Traditional Identity Management

Identity management is similar to information security; specifically traditional biometric systems in that it involves the identification and authentication of humans across computer networks. The term “identity” for the purpose of this paper is synonymous with personally identifiable information (PII). This can include but is not limited to an individual’s email address, financial and medical records, criminal history, social security number, biometric records, and passport numbers [13].
According to the University of Buffalo [21] information security office, identity management can be given three perspectives: pure identity paradigm, user-access or logon paradigm, and service paradigm. In the classic pure identity model general identities are constructed from a small set of principles. All identities are unique and distinctive and have a specific relationship to corresponding entities in the real world. The model is not restricted by its applied context and can have multiple identities, each consisting of multiple attributes and/or identifiers thus providing a virtually pure identity. Josang and Pope [7] identify, in their research, the conceptual relationship between entities, identities, and their attributes/identifiers. The user access and service paradigms involve familiar log-on, organizational perspectives and are integrated systems of processes, policies and technologies that aid in protecting confidential information from unauthorized access [21].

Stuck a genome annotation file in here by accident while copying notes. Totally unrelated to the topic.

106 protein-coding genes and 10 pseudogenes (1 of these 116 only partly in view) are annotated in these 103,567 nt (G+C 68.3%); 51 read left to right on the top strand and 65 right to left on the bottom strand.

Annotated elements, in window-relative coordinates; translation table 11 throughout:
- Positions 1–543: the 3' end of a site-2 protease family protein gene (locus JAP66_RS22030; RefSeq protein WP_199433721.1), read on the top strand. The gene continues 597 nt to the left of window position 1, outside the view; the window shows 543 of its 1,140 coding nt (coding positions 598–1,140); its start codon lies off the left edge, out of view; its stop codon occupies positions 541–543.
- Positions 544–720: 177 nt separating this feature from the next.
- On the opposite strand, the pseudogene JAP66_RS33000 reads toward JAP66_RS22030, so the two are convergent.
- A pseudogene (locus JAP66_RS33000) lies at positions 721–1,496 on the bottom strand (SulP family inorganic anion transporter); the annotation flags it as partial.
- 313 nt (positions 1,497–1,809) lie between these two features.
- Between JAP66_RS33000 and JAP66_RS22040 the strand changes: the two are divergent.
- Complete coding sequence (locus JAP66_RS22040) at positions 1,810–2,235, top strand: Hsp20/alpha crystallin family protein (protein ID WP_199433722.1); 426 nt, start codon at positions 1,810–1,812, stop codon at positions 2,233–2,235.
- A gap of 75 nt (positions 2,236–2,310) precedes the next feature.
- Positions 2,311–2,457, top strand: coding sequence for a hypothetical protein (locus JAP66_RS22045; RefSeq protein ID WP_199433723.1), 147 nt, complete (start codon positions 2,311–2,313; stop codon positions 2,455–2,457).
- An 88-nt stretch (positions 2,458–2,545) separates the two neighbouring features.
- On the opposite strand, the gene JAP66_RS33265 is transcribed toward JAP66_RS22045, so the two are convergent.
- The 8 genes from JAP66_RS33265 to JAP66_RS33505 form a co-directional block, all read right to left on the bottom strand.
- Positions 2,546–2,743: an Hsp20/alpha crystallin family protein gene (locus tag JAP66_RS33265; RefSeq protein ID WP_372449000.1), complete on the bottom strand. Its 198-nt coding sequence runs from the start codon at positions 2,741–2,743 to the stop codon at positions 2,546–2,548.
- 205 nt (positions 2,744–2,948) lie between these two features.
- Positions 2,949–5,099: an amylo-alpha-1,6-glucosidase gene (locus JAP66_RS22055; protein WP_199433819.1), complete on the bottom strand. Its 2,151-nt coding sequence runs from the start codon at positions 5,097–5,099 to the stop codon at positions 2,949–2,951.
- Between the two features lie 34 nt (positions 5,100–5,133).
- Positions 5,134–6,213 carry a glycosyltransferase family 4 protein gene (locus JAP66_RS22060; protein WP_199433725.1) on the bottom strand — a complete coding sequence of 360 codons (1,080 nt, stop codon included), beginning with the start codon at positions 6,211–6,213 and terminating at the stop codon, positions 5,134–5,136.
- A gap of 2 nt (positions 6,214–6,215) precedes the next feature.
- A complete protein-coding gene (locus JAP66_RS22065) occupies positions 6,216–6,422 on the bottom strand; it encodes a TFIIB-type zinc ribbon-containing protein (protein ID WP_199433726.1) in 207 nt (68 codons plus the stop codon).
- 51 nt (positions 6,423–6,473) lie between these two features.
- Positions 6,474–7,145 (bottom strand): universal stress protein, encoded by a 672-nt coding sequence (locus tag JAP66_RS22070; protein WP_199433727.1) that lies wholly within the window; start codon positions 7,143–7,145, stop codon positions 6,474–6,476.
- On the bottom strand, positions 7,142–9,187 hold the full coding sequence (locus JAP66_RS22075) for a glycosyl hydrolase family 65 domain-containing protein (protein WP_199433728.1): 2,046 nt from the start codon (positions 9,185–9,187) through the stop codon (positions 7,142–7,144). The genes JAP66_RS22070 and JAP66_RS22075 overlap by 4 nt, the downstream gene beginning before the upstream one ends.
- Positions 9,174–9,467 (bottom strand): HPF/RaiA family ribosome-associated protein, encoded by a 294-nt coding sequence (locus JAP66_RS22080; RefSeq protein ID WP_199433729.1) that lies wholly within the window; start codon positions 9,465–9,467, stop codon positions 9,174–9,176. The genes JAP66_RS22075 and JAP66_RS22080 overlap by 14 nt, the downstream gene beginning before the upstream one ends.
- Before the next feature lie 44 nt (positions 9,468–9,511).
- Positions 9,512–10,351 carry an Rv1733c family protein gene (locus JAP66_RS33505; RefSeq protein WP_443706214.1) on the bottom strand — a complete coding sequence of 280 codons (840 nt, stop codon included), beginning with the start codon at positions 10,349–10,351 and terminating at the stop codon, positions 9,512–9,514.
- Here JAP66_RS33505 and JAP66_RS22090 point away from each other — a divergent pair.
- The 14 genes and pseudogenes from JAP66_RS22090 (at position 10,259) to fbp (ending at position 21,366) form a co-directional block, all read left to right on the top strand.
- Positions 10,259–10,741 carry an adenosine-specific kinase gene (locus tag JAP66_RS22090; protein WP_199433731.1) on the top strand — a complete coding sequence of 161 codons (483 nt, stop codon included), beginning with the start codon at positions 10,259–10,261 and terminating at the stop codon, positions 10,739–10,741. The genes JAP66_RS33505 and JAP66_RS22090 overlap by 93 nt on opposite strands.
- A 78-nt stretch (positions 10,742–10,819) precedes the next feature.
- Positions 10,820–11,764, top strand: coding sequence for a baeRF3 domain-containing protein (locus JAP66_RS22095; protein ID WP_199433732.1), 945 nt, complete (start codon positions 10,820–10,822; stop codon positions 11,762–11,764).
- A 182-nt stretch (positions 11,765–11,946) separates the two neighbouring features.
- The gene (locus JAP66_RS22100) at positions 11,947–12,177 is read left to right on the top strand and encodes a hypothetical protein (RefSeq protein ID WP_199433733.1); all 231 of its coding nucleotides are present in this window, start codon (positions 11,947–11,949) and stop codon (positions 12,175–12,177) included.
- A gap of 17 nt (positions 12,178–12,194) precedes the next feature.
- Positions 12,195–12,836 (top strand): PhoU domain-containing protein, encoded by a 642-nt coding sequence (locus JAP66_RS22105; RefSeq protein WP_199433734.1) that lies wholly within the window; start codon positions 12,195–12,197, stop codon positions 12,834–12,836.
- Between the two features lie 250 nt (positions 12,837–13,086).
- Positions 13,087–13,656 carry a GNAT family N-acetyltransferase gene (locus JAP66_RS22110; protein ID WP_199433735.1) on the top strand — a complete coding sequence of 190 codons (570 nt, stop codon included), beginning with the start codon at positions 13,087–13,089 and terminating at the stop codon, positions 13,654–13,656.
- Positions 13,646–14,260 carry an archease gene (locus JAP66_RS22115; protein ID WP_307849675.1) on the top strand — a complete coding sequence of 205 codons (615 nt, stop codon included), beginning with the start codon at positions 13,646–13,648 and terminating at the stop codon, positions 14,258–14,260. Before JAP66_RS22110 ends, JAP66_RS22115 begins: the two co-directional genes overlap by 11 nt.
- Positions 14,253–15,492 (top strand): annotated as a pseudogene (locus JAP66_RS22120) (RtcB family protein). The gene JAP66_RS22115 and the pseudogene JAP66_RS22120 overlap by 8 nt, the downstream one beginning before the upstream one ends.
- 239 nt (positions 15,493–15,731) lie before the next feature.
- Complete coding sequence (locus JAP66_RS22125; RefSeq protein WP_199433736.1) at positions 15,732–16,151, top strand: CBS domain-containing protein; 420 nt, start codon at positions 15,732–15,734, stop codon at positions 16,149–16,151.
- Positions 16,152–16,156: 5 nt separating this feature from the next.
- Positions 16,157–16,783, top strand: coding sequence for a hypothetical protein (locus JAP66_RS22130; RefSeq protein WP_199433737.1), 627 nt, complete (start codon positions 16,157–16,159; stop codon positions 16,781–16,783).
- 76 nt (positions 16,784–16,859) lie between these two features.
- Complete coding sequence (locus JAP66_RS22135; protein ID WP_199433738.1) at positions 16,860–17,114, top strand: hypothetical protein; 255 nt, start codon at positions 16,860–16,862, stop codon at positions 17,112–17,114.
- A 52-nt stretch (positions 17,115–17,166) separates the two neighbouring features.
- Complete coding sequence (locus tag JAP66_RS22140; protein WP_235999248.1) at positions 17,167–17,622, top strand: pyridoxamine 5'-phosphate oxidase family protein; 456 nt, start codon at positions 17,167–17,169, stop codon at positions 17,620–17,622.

Challenges in Traditional Environments

With the inherent benefits organizations can realize with identity and access management software it is not without complications in configuration, implementation and use. It can be common to have long implementation times to integrate each application, and laborious development and maintenance efforts which translate into longer time to introduce into the production environment to demonstrate value for the organization. The total cost of ownership can also be high with initial startup costs, services-to-license ratios, and the need for specialized IT support staff. Federated identity can potentially increase the complexity of an organization’s security model, as each system is required to establish a trusted link with every other system, creating a star-based topology of connections [10]. Also, the process of de-provisioning is open to error and omission. Former employees can be blocked off from the corporate network but may still retain access the public cloud (Internet) or other web services.